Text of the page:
Or, this one…I tell every new agent to have 6 months worth of wages (for personal and business expenses) comfortably in the bank. Don’t count on a pay cheque for 6 months min. I had mine in 5, but was prepared for 6. Too many drown in the overhead without a plan.

Another great comment… It took me 3 months and the second one didn’t come until the 9 month mark. I would say 9 months generally to a new agent.

Also this one…Started out on my own September, first commission December. I was prepared also for six months but very happy to say it took four.

And finally some wise words… it all comes down to how much the Brokerage can help them in the beginning and if the person will work it is a job. So much learning to do in the first year or so… so the stronger the brokerage I believe the faster the deals. Just like the stronger the team… more experience for the new agents, greater confidence and more deals.

Actually, I believe that it isn’t the first year that determines your success in any business but what you do in the years that follow. Many agents coming into the business with prospects or clients ready to buy or sell. They spend there first few months buying or selling homes for friends and family that they forget the basics of building a business for life. We have seen it several times, new agents who rock their first year, they go out and buy a new car, go for a holiday and think that they have walked into the easiest job ever. Then the reality of year two sinks in and they have no business in their pipeline. It’s called the “sophomore slump”.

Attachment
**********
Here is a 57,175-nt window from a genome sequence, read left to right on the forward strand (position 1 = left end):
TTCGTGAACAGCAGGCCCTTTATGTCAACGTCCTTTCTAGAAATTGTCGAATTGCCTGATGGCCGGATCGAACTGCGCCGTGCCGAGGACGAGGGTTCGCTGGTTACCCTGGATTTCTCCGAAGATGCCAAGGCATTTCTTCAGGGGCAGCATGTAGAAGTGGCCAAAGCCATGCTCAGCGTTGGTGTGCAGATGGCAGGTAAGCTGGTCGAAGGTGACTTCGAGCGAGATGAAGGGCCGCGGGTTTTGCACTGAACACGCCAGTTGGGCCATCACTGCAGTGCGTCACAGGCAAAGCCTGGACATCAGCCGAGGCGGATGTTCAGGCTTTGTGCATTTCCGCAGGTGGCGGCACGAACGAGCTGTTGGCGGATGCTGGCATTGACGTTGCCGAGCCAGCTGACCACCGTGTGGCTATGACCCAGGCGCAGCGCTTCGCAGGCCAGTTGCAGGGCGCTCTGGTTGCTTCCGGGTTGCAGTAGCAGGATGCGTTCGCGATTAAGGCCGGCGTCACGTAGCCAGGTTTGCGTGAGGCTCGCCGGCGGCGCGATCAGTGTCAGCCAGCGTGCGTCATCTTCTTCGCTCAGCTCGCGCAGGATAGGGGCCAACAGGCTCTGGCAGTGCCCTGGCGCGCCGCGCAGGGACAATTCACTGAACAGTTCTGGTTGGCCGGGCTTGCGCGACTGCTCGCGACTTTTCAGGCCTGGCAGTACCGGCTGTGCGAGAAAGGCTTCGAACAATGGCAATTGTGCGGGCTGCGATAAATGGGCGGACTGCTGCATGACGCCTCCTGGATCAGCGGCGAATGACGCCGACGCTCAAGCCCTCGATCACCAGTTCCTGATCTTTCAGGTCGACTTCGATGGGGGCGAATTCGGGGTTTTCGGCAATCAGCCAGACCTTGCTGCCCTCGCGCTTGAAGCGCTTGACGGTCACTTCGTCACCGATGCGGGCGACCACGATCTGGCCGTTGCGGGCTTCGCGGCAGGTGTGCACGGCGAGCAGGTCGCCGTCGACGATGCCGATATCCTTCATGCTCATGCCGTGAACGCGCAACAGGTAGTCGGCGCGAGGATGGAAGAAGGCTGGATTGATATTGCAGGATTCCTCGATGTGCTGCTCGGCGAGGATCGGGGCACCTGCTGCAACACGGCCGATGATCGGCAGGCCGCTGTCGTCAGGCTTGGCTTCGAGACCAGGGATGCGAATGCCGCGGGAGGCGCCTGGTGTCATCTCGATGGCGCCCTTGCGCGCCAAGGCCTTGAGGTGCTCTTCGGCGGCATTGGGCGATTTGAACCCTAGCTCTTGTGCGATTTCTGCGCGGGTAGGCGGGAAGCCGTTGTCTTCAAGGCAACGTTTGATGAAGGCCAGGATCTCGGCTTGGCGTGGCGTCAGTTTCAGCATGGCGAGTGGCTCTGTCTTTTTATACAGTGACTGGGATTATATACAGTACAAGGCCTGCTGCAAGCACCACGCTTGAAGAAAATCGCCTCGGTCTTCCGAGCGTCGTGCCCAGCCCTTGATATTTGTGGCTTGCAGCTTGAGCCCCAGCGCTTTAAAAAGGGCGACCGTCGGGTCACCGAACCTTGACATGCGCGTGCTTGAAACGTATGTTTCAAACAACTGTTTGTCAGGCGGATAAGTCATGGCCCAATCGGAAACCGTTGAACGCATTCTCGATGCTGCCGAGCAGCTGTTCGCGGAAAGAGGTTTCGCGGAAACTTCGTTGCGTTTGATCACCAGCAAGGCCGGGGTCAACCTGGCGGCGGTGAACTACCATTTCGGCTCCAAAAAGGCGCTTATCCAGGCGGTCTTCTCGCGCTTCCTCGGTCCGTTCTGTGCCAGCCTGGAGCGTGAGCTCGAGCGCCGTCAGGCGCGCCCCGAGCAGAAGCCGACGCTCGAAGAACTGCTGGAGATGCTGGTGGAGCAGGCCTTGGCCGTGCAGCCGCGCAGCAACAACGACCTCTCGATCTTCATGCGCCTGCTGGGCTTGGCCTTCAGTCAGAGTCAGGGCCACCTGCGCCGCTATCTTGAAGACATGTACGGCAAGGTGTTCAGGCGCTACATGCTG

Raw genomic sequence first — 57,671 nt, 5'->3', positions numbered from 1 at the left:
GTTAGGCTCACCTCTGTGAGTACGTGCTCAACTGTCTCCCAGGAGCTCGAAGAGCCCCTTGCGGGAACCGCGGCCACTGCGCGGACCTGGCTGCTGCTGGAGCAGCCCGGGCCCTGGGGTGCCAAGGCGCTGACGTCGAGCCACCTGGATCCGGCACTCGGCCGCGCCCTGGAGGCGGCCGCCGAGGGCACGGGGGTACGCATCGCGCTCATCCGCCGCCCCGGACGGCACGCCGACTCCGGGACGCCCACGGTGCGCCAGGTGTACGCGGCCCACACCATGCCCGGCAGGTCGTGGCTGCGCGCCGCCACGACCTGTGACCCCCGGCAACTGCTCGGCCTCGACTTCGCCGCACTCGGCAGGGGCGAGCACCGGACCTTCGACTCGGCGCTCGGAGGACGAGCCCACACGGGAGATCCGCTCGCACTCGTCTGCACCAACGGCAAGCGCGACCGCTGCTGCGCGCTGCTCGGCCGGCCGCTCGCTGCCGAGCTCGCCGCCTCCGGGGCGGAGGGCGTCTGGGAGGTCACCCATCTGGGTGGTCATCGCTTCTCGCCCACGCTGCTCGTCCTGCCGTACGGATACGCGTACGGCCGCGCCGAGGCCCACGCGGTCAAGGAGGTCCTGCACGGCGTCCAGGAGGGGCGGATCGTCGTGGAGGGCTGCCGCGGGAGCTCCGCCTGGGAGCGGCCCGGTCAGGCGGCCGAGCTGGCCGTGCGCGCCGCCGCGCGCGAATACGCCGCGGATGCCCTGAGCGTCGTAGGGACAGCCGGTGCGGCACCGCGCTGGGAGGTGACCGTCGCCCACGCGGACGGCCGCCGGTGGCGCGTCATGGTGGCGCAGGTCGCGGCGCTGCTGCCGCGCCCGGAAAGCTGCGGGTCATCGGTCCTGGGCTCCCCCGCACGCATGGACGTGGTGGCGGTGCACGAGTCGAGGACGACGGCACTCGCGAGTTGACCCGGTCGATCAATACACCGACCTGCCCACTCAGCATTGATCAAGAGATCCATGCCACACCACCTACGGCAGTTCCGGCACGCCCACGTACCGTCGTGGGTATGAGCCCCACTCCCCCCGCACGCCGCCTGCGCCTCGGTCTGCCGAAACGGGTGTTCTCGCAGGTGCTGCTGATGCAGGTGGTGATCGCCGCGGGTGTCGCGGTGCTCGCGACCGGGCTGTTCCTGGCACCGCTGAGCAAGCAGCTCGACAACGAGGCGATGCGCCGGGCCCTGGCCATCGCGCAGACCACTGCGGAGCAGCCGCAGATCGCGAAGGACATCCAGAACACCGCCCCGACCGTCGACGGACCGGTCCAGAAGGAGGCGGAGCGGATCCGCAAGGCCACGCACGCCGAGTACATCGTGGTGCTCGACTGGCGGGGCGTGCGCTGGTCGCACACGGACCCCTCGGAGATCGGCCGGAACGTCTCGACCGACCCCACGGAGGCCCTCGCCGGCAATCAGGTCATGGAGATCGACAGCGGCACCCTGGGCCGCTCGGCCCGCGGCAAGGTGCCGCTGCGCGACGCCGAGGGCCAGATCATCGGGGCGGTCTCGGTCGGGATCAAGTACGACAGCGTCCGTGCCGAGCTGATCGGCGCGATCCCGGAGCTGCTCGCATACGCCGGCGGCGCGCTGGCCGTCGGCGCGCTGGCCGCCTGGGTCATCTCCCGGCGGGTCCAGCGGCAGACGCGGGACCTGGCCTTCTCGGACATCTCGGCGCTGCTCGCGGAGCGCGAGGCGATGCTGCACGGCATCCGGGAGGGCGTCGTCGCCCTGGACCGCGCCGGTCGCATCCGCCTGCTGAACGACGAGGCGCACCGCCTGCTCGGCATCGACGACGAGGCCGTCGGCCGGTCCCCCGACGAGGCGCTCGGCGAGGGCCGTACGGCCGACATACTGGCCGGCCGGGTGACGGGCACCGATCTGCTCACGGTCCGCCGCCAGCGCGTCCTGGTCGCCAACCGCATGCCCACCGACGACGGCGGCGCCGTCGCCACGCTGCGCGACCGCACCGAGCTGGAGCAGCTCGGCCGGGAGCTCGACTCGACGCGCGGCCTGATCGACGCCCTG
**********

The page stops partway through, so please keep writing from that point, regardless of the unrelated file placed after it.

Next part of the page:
So, how can you avoid the “sophomore slump”? Don’t take your initial experiences as gospel. Use your first commission cheque wisely. Use every opportunity to research your farm area, work on your website, get your continuing education credits out-of-the-way, and above all, prospect. These are just some of the basic building blocks for constructing a successful career.

Of course there is more to think about than surviving for as many as 6 months without an income. Have you heard the old expression…you need to spend money to make money? Starting any new business, whether it is a flower shop or real estate, requires some capital outlay. The good news is that, depending on where you work, the initial few months can be floated by the brokerage. Still, there are business cards, open house signs, name riders, website, not to mention a clean car, rent, food, gas. The list goes on and the amount needed will differ substantially depending on where you live and work. As crazy as it sounds, it’s important to have your finances in order right from the start.

mark mclean is the Broker/Manager at the Bosley Real Estate Queen St W office and President-Elect for the Toronto Real Estate Board. The opinions expressed here do not reflect the opinions of TREB or Bosley RE.